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Clooney is introduced in the 14th episode and appears in all but one of the back nine scripts. While he helps make the show a novelty by today’s standards, his presence, more than anything else, serves as the catalyst that moves the show into the new decade. Like the ’80s, the character’s very existence on the show seems to favor image over substance. There are new stories brought about by his inclusion (and the increase in testosterone is itself not a bad idea), but he has no character. Furthermore, the ways the scripts use him make it plain that they don’t care whether or not he does have a character. His addition obviously didn’t save the show, but it did give the show an additional selling point (even before Clooney was a star), and most people who remember E/R look at Clooney as being an asset. I don’t. Yet that’s not all…

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The next episode features the debut appearance of Gould’s teenage daughter, who becomes a recurring presence (only for three total appearances, thank goodness) and furthers E/R‘s descent into ’80s mediocrity, where empty emotion and sappy feel-good moments seem to trump anything that would be conducive to comedy. This two-episode wave of change becomes a three-episode wave of change with the 16th installment, the first to be broadcast in 1985, as Jason Alexander joins the cast as a lecherous hospital administrator who appears in each of the last seven episodes. He’s the show’s broadest addition to date, and although you’d anticipate this type of guy to bring the show into an unpleasant caricature-y place, he actually increases the show’s comedy quotient ten-fold. Therefore, I’m ultimately not going to complain about the introduction of his character because, even if I wasn’t a George Constanza fan (which I am), the show is in such desperate need of laughs by this point that I’ll allow it.

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So now we’re in the last few episodes and although the show’s future at the time was unclear, the series attempts to settle into a place that will close out the season and leave new possibilities open. The writing goes back to harder patient stories (even giving Ferrell’s character a positive cancer diagnosis), but with the ’80s elements already corroding the moments of earned drama with needless preaching, the balance in tone that had only briefly been achieved is pushed farther off course than it had been prior. The only saving grace by now is that all of the characters, with the exception of Bohrer and Clooney (who simply needs to be fleshed out with substantive scripts), are clicking with one another and establishing a familiarity with us, the audience. Furthermore, after seeming to abandon the possibility of a romance between Gould and McDonnell, the show reintroduces the idea and actually closes out the last episode with the two of them going out for a drink together — leaving the door open for a romance that probably should have been explored more explicitly throughout the season; heck, it would have been better than the garbage that mostly comprised the second half of the year.

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But, there were still several installments here that I want to single out as superior. As usual, my selections are listed below in airing order.

 

01) Episode 8: “Growing Pains” (Aired: 10/23/84)

Eve interviews candidates for a full-time spot that Howard hopes to get.

Written by Norman Barasch | Directed by Peter Bonerz

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This is the last aired episode before an obvious hiatus, after which the series becomes much sharper and much funnier (for a short time anyway), but interestingly, this was the penultimate offering produced before the break, illustrating that even before completing this initial stretch of scripts, the show was beginning to tap into its sense of humor — without having to forsake the dramatic moments that the premise is designed to explore. Howard potentially leaving the series doesn’t make for a great story, but it does help build relationships and right now, that’s key.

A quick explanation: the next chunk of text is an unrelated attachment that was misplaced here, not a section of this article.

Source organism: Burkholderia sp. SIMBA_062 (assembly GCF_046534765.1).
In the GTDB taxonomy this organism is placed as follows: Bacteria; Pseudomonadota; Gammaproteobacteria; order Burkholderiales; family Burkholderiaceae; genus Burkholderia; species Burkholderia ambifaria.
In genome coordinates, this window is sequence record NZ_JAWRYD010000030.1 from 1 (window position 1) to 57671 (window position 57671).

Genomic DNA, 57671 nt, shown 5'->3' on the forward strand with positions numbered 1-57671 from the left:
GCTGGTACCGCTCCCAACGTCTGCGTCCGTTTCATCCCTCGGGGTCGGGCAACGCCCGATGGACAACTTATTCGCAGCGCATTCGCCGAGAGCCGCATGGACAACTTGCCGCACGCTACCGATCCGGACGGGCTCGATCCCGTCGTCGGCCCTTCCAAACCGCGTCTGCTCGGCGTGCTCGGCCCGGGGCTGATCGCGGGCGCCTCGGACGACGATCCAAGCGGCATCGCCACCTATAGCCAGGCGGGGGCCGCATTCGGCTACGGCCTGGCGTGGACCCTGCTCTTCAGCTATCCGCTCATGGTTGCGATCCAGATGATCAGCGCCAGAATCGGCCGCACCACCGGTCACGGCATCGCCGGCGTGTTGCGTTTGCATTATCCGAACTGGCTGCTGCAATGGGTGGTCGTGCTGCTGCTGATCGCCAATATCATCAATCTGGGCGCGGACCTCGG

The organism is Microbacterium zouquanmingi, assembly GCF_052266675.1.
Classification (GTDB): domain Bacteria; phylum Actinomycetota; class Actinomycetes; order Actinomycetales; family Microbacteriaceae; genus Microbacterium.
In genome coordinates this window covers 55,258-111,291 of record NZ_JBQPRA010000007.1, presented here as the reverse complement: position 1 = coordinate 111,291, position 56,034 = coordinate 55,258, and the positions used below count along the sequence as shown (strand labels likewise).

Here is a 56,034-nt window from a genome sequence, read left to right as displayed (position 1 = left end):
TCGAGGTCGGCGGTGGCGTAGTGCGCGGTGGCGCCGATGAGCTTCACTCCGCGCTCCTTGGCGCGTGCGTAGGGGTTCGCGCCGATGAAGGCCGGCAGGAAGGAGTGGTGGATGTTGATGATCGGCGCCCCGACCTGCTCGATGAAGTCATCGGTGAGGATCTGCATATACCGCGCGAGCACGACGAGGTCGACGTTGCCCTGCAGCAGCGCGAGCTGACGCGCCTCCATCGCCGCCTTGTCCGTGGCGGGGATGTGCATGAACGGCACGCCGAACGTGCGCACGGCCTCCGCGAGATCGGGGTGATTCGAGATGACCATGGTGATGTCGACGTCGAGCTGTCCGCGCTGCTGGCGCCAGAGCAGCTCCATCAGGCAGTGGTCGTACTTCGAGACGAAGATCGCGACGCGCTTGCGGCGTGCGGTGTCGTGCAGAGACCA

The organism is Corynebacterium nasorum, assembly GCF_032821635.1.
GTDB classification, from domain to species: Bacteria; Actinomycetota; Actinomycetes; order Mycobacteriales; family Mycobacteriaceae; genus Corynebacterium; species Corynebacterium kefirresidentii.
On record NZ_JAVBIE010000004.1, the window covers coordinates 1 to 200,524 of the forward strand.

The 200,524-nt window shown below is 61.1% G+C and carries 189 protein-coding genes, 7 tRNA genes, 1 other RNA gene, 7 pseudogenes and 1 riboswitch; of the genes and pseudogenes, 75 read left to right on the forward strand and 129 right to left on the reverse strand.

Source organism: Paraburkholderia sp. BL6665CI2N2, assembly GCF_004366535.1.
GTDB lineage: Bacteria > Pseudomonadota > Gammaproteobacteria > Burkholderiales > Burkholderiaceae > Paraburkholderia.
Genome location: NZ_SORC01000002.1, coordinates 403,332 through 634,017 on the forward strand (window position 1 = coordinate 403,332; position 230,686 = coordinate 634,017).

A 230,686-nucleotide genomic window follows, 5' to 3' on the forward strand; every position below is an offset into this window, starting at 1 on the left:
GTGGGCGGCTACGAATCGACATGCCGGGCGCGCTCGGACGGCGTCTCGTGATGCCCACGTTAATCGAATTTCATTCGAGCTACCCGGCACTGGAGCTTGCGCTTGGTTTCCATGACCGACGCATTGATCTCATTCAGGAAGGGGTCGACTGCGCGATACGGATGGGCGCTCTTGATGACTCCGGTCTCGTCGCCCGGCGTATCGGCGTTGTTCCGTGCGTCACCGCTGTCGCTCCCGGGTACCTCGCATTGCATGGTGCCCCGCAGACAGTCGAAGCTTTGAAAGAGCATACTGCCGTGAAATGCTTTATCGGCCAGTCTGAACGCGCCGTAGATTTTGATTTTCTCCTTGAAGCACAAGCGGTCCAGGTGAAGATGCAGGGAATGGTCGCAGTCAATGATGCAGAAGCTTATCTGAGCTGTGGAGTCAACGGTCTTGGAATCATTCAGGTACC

02) Episode 11: “Sentimental Journey” (Aired: 11/14/84)

Howard dates someone much younger than he is, while Eve flirts with someone much older.

Written by Mark Masuoka | Directed by Peter Bonerz

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Coming right in the middle of that string of higher quality episodes — the “sweet spot,” if you will — this is one of the more uniformly light of the series, as the story concerns itself most with the cast’s personal lives rather than the professional. The parallelism between Howard dating a youngster and Eve dating a geezer is easy, but the cohesion is appreciated, especially in light of some of the bad decisions that the series is soon to make. This is another offering chosen for being a good relationship builder — and not just for Howard and Eve.

03) Episode 12: “Mr. Fix-it” (Aired: 11/21/84)

On a busy night, Howard and Maria both get visits from their fathers.

Written by Saul Turteltaub & Bernie Orenstein | Directed by Peter Bonerz

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A hectic episode, this offering may represent the apex of the show’s fleetingly achieved balance. There are serious moments and lofty ideas (like Maria meeting the father who abandoned her when she was a child) combined with a broad humor (the two men in pink tutus) that doesn’t undermine or feel disjointed from everything else. Also, the relationships have become better established at this point, so the show is free to start exploring and going deeper into who these characters are, and where they can go from here… should the show have longevity.

04) Episode 17: “Brotherly Love” (Aired: 01/16/85)

Howard worries about a romance between Eve and his brother.

Written by Sally Wade | Directed by Peter Bonerz

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This is the only installment from the latter half of the run highlighted, and that’s for all the reasons discussed above. However, as noted, there are some reasons that the final string of episodes should be viewed. Clooney fans will love them, of course, but Alexander, who makes his second appearance here, is a boon to the series, and this episode in particular. Also, more than any other offering, this one is very focused on the possibility of Howard and Eve, as he gets jealous when his brother takes her home. (Shades of Sam and Diane, huh?)

 

Other notable episodes include: “My Way,” in which Howard is duped by a woman who’s really a man, “All’s Well That Ends,” in which Howard and Eve must extract an exploding bullet from a woman’s arm, “Only A Nurse,” in which Eve and Thor get into a power play, and “A Change In Policy,” the final possibility-filled finale in which Eve makes a decision.

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Come back next Wednesday for another Wildcard post! And tune in on Monday for another forgotten musical!